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    I had to "git add -f" to track the files that were in fact ignored. It turned out to be an entry in the global ignore file, which some application has put there for my unknowingly. – Paul Knopf Mar 20 '13 at 12:53

I faced a similar issue. I am unable to add .dll file from package directory to my git then i found gitignore_global.txt file as sourcetree automatically added this file as a global git ignore setting. I removed *.dll from gitignore_global.txt file and its work fine for me.

Location of gitignore_global.txt file as below

C:\Users\XXXX\Documents\gitignore_global.txt or you can find it out from sourcetree TOOL => OPTION => GIT tab and find out global ignore list


In my case, there were no .dll references in the .gitignore file, and I had no global file. However, in the .git subdirectory, I found a file called ms-persist.xml. I closed all instances of Visual Studio, and then added my missing .dlls manually to that file. When I re-opened visual studio, the .dlls were showing as needing to be checked in. I checked them in and now I'm golden...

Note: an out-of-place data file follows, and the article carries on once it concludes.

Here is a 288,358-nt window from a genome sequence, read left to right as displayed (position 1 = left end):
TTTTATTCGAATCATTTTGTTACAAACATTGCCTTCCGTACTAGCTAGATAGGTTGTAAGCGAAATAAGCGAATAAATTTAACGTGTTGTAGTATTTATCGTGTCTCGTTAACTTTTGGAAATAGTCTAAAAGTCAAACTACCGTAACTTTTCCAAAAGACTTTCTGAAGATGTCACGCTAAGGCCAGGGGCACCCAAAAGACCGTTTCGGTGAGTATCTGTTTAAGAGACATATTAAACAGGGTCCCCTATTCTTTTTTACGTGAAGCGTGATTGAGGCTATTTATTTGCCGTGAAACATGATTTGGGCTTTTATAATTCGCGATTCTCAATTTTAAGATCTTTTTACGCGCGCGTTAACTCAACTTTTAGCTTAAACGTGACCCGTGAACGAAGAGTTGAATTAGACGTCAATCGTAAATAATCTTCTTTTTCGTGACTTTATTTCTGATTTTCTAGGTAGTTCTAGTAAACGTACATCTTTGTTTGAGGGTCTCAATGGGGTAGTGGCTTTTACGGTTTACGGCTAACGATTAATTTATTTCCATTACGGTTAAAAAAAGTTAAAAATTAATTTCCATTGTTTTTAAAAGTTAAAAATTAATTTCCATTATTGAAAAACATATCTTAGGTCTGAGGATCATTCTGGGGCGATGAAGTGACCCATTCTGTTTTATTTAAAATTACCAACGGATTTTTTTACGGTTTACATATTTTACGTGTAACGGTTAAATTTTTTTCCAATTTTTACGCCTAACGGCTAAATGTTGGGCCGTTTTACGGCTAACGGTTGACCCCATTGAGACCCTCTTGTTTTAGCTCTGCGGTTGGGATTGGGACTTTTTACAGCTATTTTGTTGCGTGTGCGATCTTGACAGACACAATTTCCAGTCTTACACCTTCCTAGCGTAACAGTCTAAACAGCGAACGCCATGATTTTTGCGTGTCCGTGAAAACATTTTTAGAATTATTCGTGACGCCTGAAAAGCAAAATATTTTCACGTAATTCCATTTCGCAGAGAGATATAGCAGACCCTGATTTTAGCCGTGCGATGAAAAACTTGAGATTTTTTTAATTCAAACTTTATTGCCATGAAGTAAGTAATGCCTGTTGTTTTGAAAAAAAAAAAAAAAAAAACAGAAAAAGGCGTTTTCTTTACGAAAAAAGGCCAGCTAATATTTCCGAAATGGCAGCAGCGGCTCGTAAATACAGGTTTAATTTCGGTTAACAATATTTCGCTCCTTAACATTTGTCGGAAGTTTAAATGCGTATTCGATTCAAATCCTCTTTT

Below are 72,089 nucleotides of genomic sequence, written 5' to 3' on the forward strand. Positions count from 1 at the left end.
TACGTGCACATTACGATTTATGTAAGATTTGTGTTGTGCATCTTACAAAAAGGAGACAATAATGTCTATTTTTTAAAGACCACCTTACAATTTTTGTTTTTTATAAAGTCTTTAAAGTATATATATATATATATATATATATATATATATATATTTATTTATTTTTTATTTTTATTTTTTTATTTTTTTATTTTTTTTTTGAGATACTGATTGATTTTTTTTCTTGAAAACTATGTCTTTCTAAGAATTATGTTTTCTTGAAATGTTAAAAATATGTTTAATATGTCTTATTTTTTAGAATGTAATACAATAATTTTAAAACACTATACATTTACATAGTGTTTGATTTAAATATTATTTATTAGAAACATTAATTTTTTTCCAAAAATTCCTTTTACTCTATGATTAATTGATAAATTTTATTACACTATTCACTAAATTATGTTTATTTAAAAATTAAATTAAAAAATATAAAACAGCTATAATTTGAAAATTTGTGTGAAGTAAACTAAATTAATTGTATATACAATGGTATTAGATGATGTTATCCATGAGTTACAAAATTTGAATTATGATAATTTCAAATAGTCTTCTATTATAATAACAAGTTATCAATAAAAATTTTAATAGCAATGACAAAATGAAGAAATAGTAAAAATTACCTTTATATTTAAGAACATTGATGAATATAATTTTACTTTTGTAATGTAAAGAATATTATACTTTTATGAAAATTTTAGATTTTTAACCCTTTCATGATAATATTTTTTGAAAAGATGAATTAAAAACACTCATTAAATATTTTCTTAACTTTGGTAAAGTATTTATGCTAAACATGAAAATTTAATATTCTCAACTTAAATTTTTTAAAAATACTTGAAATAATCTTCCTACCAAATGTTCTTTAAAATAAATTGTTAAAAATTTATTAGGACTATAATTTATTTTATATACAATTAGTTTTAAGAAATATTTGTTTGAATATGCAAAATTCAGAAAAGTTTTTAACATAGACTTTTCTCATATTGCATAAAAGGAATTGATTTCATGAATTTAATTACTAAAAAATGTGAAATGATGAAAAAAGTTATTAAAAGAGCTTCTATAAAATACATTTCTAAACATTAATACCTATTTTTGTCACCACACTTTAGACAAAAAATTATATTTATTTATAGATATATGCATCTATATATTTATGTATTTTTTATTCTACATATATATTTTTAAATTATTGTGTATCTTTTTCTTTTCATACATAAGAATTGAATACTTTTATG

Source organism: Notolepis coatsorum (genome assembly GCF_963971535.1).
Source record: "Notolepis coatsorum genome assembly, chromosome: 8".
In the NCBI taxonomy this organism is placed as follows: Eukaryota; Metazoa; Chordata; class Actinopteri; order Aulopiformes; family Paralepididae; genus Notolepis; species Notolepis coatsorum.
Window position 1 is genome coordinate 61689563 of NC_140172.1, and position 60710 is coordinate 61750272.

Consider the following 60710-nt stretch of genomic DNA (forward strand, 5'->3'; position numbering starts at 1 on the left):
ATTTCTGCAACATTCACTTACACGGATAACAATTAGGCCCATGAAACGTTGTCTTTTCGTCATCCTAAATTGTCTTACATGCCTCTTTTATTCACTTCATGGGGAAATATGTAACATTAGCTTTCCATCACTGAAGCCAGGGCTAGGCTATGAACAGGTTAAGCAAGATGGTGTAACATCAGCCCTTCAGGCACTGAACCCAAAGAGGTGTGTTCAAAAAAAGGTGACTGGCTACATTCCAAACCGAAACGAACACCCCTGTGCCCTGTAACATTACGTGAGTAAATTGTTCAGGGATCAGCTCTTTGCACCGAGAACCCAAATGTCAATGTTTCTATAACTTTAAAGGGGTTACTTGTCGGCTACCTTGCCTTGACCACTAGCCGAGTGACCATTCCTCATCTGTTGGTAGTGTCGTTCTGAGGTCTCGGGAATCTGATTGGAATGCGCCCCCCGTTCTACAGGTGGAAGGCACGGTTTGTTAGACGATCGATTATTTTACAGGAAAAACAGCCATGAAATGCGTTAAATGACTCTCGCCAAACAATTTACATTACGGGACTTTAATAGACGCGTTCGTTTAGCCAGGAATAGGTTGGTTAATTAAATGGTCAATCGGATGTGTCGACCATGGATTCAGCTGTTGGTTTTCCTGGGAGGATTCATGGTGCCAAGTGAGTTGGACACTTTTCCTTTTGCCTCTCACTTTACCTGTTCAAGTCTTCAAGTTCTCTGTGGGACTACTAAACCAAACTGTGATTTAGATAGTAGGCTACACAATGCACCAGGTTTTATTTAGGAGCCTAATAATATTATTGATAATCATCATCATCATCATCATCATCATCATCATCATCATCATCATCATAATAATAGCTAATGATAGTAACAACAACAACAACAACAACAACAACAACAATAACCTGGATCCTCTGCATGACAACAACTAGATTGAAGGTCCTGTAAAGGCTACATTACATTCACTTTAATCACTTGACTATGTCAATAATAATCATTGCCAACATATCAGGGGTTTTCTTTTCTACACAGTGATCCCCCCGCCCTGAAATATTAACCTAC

You have a global .gitignore somewhere or further .gitignore files in subdirectories - relative to your project's root.

On Linux Systems and MacOS the global git-ignore is most likely in your Home ~/


On Windows it is likely in your User Directory. Either your local user (which you can find out by typing in ECHO %USERPROFILE% or whoami at the command-line.

If it is not there, then surely a .gitconfig is present instead. Look herein for the location of the gitignore (e.g. the User's Documents folder).

Edit: Use git config --list --show-origin to get details of the contributing git-settings and their corresponding file locations.


I know this question is very old, but I'm adding for others who may visit this question in the future. You can go modify your global ignore file as the answers above mentioned, but that will affect ALL of your git repos. If, instead, you'd like a more granular approach, you can just exclude either specific DLLs or specific folders in your individual project .gitignores. This overrides the all ignore settings and forces the files to be detected and handled by git. I think this is a better approach.

.gitignore (for your particular project)

# Custom ignores
# or

# rest of .gitignore